CaMKII in the cardiovascular system: Sensing redox states

Jeffrey R. Erickson, B. Julie He, Isabella M. Grumbach, Mark E. Anderson

Research output: Contribution to journalReview articlepeer-review


The multifunctional Ca2+-and calmodulin-dependent protein kinase II (CaMKII) is now recognized to play a central role in pathological events in the cardiovascular system. CaMKII has diverse downstream targets that promote vascular disease, heart failure, and arrhythmias, so improved understanding of CaMKII signaling has the potential to lead to new therapies for cardiovascular disease. CaMKII is a multimeric serine-threonine kinase that is initially activated by binding calcified calmodulin (Ca2+/ CaM). Under conditions of sustained exposure to elevated Ca2+/CaM, CaMKII transitions into a Ca2+/CaM-autonomous enzyme by two distinct but parallel processes. Autophosphorylation of threonine-287 in the CaMKII regulatory domain "traps" CaMKII into an open configuration even after Ca2+/CaM unbinding. More recently, our group identified a pair of methionines (281/282) in the CaMKII regulatory domain that undergo a partially reversible oxidation which, like autophosphorylation, prevents CaMKII from inactivating after Ca2+/CaM unbinding. Here we review roles of CaMKII in cardiovascular disease with an eye to understanding how CaMKII may act as a transduction signal to connect pro-oxidant conditions into specific downstream pathological effects that are relevant to rare and common forms of cardiovascular disease.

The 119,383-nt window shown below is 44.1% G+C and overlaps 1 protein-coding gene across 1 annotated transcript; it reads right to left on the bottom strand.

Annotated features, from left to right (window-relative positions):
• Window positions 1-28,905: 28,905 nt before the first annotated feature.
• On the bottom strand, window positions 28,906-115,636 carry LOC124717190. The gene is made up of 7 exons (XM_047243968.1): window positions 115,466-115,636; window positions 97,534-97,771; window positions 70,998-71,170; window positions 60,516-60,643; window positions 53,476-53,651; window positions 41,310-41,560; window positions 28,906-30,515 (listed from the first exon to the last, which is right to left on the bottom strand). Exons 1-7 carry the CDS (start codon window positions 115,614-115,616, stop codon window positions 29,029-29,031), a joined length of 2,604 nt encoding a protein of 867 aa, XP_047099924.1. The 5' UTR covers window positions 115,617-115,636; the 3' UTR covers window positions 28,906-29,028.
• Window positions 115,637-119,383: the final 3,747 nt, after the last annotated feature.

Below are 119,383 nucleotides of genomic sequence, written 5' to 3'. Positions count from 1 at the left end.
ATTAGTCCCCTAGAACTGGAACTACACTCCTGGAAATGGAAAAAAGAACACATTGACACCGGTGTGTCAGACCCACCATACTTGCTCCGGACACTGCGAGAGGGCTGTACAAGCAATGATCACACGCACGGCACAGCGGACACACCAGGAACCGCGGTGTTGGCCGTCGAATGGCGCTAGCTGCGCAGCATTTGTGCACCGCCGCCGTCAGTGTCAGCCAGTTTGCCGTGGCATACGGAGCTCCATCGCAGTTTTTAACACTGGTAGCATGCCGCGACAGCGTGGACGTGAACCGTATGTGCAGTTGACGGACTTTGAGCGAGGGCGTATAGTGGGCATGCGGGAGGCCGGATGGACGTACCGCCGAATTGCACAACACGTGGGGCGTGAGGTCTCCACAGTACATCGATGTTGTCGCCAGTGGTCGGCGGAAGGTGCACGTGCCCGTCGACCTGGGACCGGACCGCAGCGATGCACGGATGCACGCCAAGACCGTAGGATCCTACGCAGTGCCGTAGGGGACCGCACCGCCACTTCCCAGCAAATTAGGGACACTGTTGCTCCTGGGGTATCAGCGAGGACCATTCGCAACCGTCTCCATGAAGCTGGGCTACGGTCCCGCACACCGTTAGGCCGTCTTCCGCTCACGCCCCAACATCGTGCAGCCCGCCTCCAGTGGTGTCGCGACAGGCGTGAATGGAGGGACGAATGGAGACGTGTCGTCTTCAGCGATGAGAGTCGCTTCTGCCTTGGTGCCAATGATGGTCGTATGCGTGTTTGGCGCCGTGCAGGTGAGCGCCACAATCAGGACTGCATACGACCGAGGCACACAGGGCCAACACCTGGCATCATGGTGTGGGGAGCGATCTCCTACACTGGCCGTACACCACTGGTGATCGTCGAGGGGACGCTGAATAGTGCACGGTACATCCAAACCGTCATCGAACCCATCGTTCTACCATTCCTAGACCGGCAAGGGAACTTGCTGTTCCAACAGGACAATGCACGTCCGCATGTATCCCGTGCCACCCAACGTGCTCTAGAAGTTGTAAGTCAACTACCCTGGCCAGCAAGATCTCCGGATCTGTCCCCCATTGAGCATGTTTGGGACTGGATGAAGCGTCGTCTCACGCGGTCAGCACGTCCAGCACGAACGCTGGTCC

Original languageEnglish (US)
Pages (from-to)889-915
Number of pages27
JournalPhysiological reviews
Issue number3
StatePublished - Jul 2011
Externally publishedYes

ASJC Scopus subject areas

  • Physiology
  • Molecular Biology
  • Physiology (medical)

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